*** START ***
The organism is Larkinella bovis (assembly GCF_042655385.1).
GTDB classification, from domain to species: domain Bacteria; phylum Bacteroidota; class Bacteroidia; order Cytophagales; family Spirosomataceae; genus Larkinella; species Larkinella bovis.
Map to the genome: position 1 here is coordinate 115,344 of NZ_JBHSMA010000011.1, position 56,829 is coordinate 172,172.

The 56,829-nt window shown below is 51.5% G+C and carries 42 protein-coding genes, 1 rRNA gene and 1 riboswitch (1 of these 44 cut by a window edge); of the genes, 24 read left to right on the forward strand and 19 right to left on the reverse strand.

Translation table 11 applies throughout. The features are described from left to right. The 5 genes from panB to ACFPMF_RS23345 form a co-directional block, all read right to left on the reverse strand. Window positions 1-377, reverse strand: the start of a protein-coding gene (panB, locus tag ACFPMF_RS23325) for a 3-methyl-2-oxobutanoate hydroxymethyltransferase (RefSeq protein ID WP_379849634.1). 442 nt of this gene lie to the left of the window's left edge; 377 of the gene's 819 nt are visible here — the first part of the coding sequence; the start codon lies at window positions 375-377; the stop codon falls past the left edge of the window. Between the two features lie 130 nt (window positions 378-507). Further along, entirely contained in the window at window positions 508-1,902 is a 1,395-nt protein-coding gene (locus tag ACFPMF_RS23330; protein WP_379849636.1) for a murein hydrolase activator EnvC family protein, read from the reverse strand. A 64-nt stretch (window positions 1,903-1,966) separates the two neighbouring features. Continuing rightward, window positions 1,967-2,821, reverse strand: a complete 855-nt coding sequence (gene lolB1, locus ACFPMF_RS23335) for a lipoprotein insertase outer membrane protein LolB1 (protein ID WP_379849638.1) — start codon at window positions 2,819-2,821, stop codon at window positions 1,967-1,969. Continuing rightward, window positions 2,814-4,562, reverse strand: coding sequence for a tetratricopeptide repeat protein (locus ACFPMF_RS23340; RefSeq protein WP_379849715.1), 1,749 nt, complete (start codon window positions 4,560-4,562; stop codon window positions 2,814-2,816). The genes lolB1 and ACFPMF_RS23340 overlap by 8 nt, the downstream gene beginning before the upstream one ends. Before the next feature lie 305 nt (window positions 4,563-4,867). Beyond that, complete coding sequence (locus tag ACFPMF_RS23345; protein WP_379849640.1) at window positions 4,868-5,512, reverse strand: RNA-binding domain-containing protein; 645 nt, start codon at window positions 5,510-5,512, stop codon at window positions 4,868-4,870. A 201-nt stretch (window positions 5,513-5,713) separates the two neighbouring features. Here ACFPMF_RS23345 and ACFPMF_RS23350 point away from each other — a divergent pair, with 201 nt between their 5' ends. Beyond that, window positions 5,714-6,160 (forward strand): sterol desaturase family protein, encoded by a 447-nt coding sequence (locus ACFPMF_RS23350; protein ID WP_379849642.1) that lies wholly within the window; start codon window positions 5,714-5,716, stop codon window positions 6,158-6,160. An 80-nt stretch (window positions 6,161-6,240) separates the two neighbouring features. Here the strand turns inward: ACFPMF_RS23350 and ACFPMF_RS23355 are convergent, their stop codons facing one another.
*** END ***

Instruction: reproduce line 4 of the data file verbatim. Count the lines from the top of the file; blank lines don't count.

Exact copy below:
The 56,829-nt window shown below is 51.5% G+C and carries 42 protein-coding genes, 1 rRNA gene and 1 riboswitch (1 of these 44 cut by a window edge); of the genes, 24 read left to right on the forward strand and 19 right to left on the reverse strand.